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Senate Majority Leader Mitch McConnell and House Speaker Paul Ryan. (Photo: Chip Somodevilla/Getty Images)

Congress yesterday sent a funding bill for the Department of Health and Human Services to President Trump's desk — the first time it has completed that bill in more than 20 years.

Why it matters: For all the chaos consuming Washington, this is a notable achievement for leadership, especially Speaker Paul Ryan. This bill has historically been bogged down by the politics surrounding abortion and the Affordable Care Act.

How it happened: Leadership in both chambers committed early on to passing appropriations bills through regular order this year. A few strategic decisions helped get the HHS bill — usually the most difficult one — over the finish line.

  • Leadership paired HHS funding with defense funding because conservatives weren't likely to vote against defense spending.
  • If the two hadn't been combined, "I think that the overwhelming majority of Republicans would be voting no," said Rep. Mark Walker, adding that it was "frustrating, because they take an issue that needs to be taken care of – defense, that’s been depleted for a decade – and attach it to something that maybe 40 Republicans would vote yes for.”
  • Because the Trump administration can pursue anti-abortion policies through the executive branch, congressional Republicans felt less of an imperative to vote to defund Planned Parenthood.
  • The bill doesn't provide any new funding for the Affordable Care Act, but also didn't cut any — a status quo Democrats could live with.

Democrats also say Republicans wanted to avoid a government shutdown right before into the midterm elections.

Go deeper

Updated 53 mins ago - Sports

IOC: Belarus sprinter who sought refuge in Tokyo "safe"

Krystsina Tsimanouskaya of Belarus in 2019. Photo: Ivan Romano/Getty Images

Belarusian Olympian Krystsina Tsimanouskaya, who sought refuge in Tokyo, is in the care of Japanese authorities and the UN refugee agency is now involved in her case, an International Olympic Committee official told reporters Monday.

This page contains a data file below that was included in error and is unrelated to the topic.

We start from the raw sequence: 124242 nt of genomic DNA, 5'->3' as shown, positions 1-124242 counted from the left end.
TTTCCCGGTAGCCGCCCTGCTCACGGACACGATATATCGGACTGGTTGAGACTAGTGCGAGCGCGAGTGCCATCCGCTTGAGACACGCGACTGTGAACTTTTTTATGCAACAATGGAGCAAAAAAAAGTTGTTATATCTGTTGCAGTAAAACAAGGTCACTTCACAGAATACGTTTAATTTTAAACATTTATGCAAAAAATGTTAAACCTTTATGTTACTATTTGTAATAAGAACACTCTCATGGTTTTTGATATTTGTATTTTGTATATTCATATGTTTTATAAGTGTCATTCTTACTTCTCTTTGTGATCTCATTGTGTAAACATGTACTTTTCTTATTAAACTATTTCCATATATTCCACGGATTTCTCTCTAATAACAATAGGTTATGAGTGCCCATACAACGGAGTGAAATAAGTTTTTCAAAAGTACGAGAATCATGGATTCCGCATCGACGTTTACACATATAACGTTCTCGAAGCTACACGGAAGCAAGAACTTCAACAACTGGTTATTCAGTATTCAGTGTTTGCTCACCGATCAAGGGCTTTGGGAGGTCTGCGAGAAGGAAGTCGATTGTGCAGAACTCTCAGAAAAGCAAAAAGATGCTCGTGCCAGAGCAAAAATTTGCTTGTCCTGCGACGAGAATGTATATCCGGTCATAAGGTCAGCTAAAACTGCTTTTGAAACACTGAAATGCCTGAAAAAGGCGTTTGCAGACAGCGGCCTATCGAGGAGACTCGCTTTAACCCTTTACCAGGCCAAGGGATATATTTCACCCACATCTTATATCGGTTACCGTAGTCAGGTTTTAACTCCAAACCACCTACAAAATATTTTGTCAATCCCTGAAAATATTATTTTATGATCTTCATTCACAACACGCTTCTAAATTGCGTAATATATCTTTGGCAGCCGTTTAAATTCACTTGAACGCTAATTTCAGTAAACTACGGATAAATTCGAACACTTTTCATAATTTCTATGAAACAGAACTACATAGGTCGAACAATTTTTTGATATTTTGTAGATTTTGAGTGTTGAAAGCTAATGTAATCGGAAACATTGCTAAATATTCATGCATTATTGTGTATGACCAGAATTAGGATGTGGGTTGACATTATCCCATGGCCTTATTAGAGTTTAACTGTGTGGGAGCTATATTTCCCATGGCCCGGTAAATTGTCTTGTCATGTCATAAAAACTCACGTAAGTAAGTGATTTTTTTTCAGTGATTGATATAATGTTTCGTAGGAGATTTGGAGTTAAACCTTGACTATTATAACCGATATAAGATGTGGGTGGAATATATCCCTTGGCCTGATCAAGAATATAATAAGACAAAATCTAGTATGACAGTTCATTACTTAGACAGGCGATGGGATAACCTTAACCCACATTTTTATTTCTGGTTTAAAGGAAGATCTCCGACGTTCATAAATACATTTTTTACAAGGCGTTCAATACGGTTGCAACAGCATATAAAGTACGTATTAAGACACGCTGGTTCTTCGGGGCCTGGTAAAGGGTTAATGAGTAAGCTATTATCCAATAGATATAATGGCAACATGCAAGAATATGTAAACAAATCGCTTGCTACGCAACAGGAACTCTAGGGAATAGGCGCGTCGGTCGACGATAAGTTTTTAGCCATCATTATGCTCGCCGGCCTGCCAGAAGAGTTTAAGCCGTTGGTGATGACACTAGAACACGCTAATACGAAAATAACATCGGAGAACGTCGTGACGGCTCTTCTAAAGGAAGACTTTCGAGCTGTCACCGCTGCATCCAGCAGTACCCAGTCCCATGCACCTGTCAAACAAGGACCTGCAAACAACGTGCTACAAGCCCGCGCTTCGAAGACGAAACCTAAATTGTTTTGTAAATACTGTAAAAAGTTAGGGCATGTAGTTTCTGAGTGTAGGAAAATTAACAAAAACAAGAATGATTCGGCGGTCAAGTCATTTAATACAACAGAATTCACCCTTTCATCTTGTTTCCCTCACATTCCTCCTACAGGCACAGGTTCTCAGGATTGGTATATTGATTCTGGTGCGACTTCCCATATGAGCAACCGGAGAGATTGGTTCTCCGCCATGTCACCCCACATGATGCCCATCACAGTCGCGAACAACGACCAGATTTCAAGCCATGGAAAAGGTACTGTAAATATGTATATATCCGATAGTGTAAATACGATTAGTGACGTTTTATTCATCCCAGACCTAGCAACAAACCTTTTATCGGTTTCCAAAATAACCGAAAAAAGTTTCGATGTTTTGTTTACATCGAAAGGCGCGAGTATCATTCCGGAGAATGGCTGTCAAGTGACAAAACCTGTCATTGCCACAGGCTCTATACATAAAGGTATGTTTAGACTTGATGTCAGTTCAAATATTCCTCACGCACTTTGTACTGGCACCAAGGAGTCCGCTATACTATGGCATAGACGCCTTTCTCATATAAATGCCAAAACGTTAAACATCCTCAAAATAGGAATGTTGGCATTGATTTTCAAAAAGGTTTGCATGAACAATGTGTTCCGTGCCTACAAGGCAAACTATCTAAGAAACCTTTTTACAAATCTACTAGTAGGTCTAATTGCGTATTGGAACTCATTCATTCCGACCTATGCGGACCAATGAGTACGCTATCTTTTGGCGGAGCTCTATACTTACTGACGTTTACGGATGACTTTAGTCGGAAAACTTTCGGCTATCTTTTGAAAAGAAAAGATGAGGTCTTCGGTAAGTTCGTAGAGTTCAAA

The latest: Officials in Poland and the Czech Republic have offered to help the 24-year-old sprinter, who refused national team orders to board a flight home after being taken to Tokyo's Haneda airport Sunday following her criticism of Belarusian coaches, per Reuters

Updated 2 hours ago - Sports

Olympics dashboard

Italy's Lamont Marcell Jacobs of Team Italy crosses the finish line ahead of American Fred Kerley in the men's 100m final on day nine of the Olympic Games at Olympic Stadium in Tokyo, Japan, on Sunday. Photo: Cameron Spencer/Getty Images

🚨: IOC "looking into" American Raven Saunders' Olympic podium gesture

🏃🏾: Italy's Lamont Marcell Jacobs: Reconnecting with U.S. father "gave me the desire to win" Olympic 100m sprint race.

🥇High jumpers persuade Olympic officials to let them share gold

🏌️‍♂️: Golfer Xander Schauffele wins gold for U.S. by one shot

🤸🏿‍♀️: Simone Biles won't compete in Olympic floor finals, individual vault or uneven bars

🏳️‍⚧️: Axios at the Olympics: Games grapple with trans athletesTrans athletes see the Tokyo Games as a watershed moment

Go deeper: Full Axios coverage

Updated 2 hours ago - Sports

IOC "looking into" American Raven Saunders' Olympic podium gesture

Team USA's Raven Saunders gestures on the podium with her silver medal after competing in the women's shot put event during the Tokyo 2020 Olympic Games at the Olympic Stadium in Tokyo on Sunday. Photo: Ina Fassbender/AFP via Getty Images

The International Olympic Committee is "looking into" U.S. shot-putter Raven Saunders' gesture on the Tokyo Games podium after she won a silver medal, IOC spokesperson Mark Adams told reporters Monday.

Why it matters: Saunders told AP she placed her hands above her head in an "X" formation while on the podium to stand up for "oppressed" people. The IOC has banned protests during the Tokyo Games.